Creating a Sokoban Clone

Yesterday, I attempted to write a fast little clone of Sokoban to apply and understand the benefits of a Command Pattern. Unfortunately, I got bogged down by the details of the game implementation before I ever got a chance to play around with the pattern itself.

I wanted to use libgdx’s builtin TiledMap classes to facilitate having a fast representation of where what is and saw that it already implemented Tiles, Layers, Cells, and an overall Map. However, I do think if I am to use this feature of the library again, I will have to dedicate a whole prototype just to understanding its own inner workings. I almost did yesterday. What I wanted was as follows:

You have a player object, that can be moved with the keyboard via the direction keys. There are pushable objects on the map that need to be pushed onto goals and walls surround you. Everything only ever moves along the grid. Sounds incredibly simple, right? Well, I had an awful time finagling my way around the actual implementation with the help of TiledMapTiledLayers and StaticTiledMapTiledTiles and whatever else it threw at me. Of course, I am just kidding. Libgdx is an awesome library and me not understanding the ideas behind one of its implementations does not signal the library’s lack of usefulness - just my ineptitude.

The Tilemap

The whole tilemap part of the library consists of many different moving parts that you have to fit together to make work. You begin by creating a Map object. Then you add layers to the object. The layers all have different sizes and can even contains tiles of different sizes (which seems very intriguing). Then you fill the the layer with individual cells, which are really just there to hold Tiles, which are the maps way of representing TextureRegions. So far, so good. I began hacking away. I did not realize a few key things however; Cells really only existed to contain textures (and whether they would have to flipped or not), not even their position was kept within. There was also no way to query the tilelayer for the positional information of individual cells. And cells, especially empty one would probably be re-used by the system to save on memory.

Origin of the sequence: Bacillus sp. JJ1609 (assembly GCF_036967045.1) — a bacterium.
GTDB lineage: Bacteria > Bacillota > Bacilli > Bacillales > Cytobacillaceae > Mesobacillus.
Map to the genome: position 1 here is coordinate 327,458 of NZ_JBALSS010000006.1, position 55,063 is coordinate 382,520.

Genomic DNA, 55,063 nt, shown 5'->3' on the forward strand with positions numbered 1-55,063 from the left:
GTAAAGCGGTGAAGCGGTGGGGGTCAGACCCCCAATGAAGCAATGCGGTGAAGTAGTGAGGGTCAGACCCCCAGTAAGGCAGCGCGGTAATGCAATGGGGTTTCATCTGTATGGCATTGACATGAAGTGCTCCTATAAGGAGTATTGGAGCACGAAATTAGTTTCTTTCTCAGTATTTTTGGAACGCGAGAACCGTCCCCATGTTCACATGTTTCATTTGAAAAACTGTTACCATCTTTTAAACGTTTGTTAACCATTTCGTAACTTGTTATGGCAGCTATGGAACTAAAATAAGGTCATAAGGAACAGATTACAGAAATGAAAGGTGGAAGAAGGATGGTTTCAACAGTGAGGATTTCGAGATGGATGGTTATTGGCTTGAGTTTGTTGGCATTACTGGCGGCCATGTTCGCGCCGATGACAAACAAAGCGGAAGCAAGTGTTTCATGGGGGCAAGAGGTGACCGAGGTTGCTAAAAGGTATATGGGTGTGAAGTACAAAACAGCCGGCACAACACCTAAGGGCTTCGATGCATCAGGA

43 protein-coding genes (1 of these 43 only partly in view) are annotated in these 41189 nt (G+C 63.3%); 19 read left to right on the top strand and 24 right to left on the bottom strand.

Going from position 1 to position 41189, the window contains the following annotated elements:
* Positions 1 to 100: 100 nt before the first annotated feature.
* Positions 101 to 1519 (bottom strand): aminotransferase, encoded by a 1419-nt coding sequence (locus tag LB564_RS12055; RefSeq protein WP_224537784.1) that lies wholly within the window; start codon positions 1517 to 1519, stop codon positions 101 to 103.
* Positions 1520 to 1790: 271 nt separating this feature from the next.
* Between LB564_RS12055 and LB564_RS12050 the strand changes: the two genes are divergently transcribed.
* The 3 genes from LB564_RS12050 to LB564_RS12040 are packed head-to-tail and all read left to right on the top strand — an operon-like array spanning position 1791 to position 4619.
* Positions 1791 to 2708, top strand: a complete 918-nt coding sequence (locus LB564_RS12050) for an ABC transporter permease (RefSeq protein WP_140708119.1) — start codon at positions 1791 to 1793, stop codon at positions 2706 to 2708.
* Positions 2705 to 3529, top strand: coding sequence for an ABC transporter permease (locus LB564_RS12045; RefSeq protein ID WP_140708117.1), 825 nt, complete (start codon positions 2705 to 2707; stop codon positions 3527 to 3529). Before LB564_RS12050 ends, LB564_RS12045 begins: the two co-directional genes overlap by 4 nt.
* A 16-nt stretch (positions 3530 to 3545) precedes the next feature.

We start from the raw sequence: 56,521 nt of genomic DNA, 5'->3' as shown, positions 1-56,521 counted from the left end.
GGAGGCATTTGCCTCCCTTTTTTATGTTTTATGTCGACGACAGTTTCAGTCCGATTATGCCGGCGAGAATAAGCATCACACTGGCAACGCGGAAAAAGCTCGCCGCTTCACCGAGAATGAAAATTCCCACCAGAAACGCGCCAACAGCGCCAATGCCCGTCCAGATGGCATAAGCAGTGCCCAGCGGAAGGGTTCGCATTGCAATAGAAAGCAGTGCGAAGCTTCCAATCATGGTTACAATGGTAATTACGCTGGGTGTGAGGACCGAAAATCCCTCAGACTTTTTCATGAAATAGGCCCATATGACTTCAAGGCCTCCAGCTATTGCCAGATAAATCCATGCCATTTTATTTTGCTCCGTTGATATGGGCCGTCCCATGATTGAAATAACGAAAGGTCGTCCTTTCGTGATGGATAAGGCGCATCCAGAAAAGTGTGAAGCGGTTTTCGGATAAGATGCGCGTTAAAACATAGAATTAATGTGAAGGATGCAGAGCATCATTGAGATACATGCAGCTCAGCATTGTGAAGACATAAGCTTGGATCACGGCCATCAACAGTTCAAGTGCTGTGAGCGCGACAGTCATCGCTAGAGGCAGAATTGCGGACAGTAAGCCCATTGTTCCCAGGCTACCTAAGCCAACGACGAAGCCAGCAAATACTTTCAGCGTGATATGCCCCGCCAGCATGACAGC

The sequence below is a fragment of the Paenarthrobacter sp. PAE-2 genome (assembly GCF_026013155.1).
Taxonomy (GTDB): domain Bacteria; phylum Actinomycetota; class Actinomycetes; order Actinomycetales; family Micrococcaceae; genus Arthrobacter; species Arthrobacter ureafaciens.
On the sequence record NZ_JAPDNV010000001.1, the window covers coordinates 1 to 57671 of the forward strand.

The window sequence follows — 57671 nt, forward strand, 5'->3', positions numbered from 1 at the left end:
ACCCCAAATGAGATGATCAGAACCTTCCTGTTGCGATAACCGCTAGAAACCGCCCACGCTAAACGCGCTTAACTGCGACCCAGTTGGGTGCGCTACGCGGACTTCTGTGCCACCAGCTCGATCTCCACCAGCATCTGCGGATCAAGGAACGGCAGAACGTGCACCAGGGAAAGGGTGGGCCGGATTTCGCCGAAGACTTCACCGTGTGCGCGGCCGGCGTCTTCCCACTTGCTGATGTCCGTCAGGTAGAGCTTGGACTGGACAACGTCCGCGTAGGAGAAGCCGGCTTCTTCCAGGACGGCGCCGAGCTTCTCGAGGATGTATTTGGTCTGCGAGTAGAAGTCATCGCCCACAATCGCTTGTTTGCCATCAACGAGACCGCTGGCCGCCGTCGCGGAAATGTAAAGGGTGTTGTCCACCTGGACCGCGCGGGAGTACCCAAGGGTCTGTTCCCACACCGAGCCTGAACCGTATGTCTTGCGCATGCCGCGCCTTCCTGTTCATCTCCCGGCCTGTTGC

An incredible amount of overkill for my purposes, which I did not recognize until I was in way too deep. But, what is overkill for me is presumably very much appreciated for more complex efforts at creating something else - a platformer that is not constrained to the grid, tilemaps with animations, Different layers interacting with each other and so on.

What I ended up doing was coding almost an entire system for tilemaps working beside the original one. Don’t do that. I started copying position values from one to the other, I checked tilemaps for collision with my own system and made changes to the cells with the library. Really, I should have either committed to the library’s way of doing this wholly, or just implemented my very simple version of it from the get-go. Hopefully, I can salvage the working parts of it to finish up this weekend - because the idea of a simple Sokoban game actually sounds nice, and I got a working file importer and parser going, which would pull in levels from text files, or maybe even the internet. And maybe I can finally further my understanding of the Command Pattern, which was the purpose of this whole exercise in the first place.

In the meantime - if you decide to use libgdx tilemaps: Don’t be a fool like me and miss MapObjects. They’re important.